Home & Care Home Oxygen Safety

Lung and heart conditions are among the main reasons why a person might require oxygen treatment. This often involves a patient being allowed to go home or back into a care facility with oxygen equipment for regular intakes.

Oxygen, however, presents a huge fire hazard if it is not properly looked after. Whether it’s in your own home or in a care facility, there are a number of dangers where oxygen and the cylinders that hold it are concerned. In this article we will explore a number of key considerations for anyone using or working around oxygen equipment.

Fire Triangle

Fire Triangle

It’s always worth remembering that fire needs three key ingredients to start – one of which is extremely significant for those intending to use oxygen machines at home or in care facilities.

  • Fuel – Fuel is the material which can be burnt, such as clothing or wooden items
  • Heat/Spark – Only small sparks or some intense heat is required to bring about a fire
  • Oxygen – Keeping the fire going, oxygen helps materials to burn

With this formula in mind, the way oxygen equipment is used and stored is extremely important in the interest of preventing fires. You can find a visual representation of this triangle here.


The Risks for Users

Important information for patients who have been prescribed oxygen treatments can be given via a number of rules to keep in mind:

  • Dont’ smoke, including e-cigarettes, around someone using oxygen equipment
  • Don’t charge electrical equipment near oxygen equipment
  • Don’t keep oxygen equipment near fireplaces or around naked flames
  • Don’t keep oxygen equipment around sources of heat, including boilers and heaters

Sticking to some of these rules may seem arbitrary, but it only takes a small flame to start a fire around higher levels of oxygen.


Oxygen Saturated Materials

While oxygen is being used by a patient it is not all used up in the process, with some oxygen building up and settling into materials in the immediate vicinity. Clothes, upholstery, furniture and papers can all allow oxygen to settle unnoticed, something which would see them set ablaze more easily.

The following are some simple steps to keep these risks to a minimum:

  • Turn off the oxygen equipment when it is not in use
  • Keep oxygen equipment in an area with plenty of ventilation
  • Do not keep oxygen equipment close to curtains or cover with other materials
  • Do not leave the mask or tubing on beds and seats while the equipment is on


Where should I keep my equipment?

When patients receive their equipment, they will no doubt be instructed on best practices regarding storage. Here are three clear, solid rules on the matter:

  1. Store your equipment in a ventilated area, somewhere dry, clean and away from heat sources
  2. Do not store oxygen equipment with items such as paint, oils, grease or gasses
  3. Keep oxygen equipment away from your stores of any combustible materials such as paper and upholstery items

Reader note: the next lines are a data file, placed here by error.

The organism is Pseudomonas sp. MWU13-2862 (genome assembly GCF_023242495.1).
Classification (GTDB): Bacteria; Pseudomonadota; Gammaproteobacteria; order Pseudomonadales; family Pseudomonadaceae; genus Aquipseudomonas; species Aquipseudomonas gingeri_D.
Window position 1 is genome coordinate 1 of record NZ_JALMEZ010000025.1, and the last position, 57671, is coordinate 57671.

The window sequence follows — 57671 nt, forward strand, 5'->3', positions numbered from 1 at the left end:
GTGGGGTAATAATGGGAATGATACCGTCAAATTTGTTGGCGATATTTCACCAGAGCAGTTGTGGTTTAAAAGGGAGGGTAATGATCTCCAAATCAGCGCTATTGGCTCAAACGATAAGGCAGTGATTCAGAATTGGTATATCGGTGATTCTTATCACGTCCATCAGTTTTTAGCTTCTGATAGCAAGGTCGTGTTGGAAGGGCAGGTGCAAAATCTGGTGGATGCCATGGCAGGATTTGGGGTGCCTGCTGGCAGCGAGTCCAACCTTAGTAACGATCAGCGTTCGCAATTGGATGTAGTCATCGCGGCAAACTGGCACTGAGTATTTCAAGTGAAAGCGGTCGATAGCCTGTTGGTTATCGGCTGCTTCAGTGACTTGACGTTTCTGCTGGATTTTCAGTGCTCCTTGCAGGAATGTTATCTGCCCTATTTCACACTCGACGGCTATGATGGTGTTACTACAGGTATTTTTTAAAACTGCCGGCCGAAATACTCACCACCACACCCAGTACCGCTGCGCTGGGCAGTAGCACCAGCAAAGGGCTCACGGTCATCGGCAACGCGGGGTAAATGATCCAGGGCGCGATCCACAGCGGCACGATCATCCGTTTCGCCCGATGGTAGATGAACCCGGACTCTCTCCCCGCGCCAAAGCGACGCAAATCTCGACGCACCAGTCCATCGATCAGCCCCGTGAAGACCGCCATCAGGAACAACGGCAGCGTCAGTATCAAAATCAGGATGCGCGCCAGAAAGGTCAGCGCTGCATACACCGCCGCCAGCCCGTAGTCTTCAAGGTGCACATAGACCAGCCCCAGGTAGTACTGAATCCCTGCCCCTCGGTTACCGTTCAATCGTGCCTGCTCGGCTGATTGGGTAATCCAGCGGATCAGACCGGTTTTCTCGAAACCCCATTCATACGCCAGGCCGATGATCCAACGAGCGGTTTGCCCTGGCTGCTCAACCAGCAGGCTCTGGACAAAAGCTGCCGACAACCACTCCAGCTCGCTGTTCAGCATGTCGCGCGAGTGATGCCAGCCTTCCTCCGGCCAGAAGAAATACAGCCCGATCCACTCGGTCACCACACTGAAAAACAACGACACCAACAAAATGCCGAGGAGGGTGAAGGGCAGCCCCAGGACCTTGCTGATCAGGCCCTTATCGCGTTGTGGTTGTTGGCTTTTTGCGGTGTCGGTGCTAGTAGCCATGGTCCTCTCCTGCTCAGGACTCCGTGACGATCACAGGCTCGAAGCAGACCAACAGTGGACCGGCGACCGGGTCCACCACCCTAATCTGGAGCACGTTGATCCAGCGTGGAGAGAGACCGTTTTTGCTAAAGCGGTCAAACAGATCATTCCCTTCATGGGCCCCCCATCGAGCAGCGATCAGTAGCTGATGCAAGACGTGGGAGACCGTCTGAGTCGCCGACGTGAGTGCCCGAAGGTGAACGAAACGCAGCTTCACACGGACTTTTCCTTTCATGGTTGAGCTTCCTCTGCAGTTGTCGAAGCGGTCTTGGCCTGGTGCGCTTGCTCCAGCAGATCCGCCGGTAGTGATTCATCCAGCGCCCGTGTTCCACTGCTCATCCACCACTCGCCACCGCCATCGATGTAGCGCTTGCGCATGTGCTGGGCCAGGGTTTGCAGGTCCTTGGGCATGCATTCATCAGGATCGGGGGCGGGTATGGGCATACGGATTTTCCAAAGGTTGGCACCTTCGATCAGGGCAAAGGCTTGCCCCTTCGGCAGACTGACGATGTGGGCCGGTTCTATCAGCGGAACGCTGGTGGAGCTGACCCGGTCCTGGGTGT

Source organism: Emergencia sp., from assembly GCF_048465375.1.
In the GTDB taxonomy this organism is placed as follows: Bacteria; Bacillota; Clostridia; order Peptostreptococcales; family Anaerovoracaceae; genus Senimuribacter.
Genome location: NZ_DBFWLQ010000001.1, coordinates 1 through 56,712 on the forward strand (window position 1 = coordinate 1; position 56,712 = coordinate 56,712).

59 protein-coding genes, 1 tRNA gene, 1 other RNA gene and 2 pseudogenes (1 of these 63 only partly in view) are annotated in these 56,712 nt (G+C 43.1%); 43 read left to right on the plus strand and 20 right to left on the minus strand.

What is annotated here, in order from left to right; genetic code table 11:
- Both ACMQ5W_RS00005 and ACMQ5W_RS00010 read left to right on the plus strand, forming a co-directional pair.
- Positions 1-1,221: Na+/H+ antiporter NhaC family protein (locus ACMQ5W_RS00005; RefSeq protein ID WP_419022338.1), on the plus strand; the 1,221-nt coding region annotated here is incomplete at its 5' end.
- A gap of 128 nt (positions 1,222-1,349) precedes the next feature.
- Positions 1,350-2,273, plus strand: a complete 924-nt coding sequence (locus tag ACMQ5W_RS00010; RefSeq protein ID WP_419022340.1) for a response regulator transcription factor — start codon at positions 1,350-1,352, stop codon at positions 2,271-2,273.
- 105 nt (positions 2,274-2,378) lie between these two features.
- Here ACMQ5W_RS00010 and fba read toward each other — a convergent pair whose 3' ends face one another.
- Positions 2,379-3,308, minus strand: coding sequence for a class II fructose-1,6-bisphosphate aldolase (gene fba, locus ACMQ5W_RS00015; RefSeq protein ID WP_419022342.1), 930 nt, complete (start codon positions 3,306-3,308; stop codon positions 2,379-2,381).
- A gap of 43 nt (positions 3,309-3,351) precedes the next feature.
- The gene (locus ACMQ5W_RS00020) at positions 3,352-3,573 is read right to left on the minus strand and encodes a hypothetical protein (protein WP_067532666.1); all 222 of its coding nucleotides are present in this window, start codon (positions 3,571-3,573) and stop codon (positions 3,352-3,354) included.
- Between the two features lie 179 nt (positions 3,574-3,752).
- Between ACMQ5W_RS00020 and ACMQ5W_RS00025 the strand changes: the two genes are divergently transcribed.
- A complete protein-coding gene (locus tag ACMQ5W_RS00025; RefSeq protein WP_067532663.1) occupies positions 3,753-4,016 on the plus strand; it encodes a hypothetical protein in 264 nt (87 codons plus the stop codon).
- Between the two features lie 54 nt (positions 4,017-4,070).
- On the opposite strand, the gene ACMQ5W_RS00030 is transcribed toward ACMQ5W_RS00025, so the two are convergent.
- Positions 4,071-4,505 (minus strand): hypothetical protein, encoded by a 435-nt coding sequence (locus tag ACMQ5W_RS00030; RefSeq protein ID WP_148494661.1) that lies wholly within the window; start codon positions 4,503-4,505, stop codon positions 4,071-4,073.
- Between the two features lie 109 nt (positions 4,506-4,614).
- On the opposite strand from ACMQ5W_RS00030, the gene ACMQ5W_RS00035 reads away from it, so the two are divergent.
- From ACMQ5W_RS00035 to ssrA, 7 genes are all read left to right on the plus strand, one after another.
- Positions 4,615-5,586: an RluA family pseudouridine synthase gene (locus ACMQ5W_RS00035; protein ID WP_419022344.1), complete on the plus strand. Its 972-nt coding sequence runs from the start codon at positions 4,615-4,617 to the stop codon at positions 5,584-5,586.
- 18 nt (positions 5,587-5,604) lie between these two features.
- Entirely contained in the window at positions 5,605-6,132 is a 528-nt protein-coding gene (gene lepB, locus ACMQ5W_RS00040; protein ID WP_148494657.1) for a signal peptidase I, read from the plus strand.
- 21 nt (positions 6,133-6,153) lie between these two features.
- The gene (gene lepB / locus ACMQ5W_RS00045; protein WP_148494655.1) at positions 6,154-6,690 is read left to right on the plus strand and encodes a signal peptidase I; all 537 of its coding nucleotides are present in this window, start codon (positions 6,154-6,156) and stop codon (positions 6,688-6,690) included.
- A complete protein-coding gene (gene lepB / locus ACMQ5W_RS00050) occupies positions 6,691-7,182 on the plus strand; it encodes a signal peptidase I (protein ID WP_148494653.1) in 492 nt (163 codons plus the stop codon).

Oil & Grease

Two substances of particular note when it comes to oxygen equipment, oils and grease, present a real danger if you don’t adhere to the following:

  • Do not use oil or grease around the equipment
  • Do not use Vaseline or oil based creams – water soluble items only
  • Ensure anyone using the equipment has clean hands


Local Fire Authorities

The local Fire & Rescue Service will be given details of anyone with oxygen equipment in their home or care facility. This enables them to have all the information should there be a fire or an evacuation at your property or nearby properties. A home visit may be required, but only as a measure to ensure the safety of everyone concerned.


Other Safety Measures

little girl with oxygen maskWhen a patient is setup with oxygen equipment, they are provided with roughly 15 metres of tubing to ensure they have enough length to move around their home or care home.

This, however, presents more safety issues regarding trip hazards. In order to ensure safety for everyone, it is recommended that those using such equipment should:

  • maintain tubing properly to avoid tubing becoming damaged when kinked or when squashed in a door
  • keep tubing away from naked flames, including cookers, candles and fireplaces
  • not modify or adapt their tubing
  • tamper with or detach any firebreaks present in tubing


At Elite Fire, we carry out professional fire risk assessments to ensure you and your staff are doing everything possible to prevent the outbreak of a fire. Care homes are particularly at risk from fires where oxygen equipment is present, making the importance of correct safety procedures even greater.

To learn more about how our fire safety services can be utilised for your care home facility, simply contact our team today.

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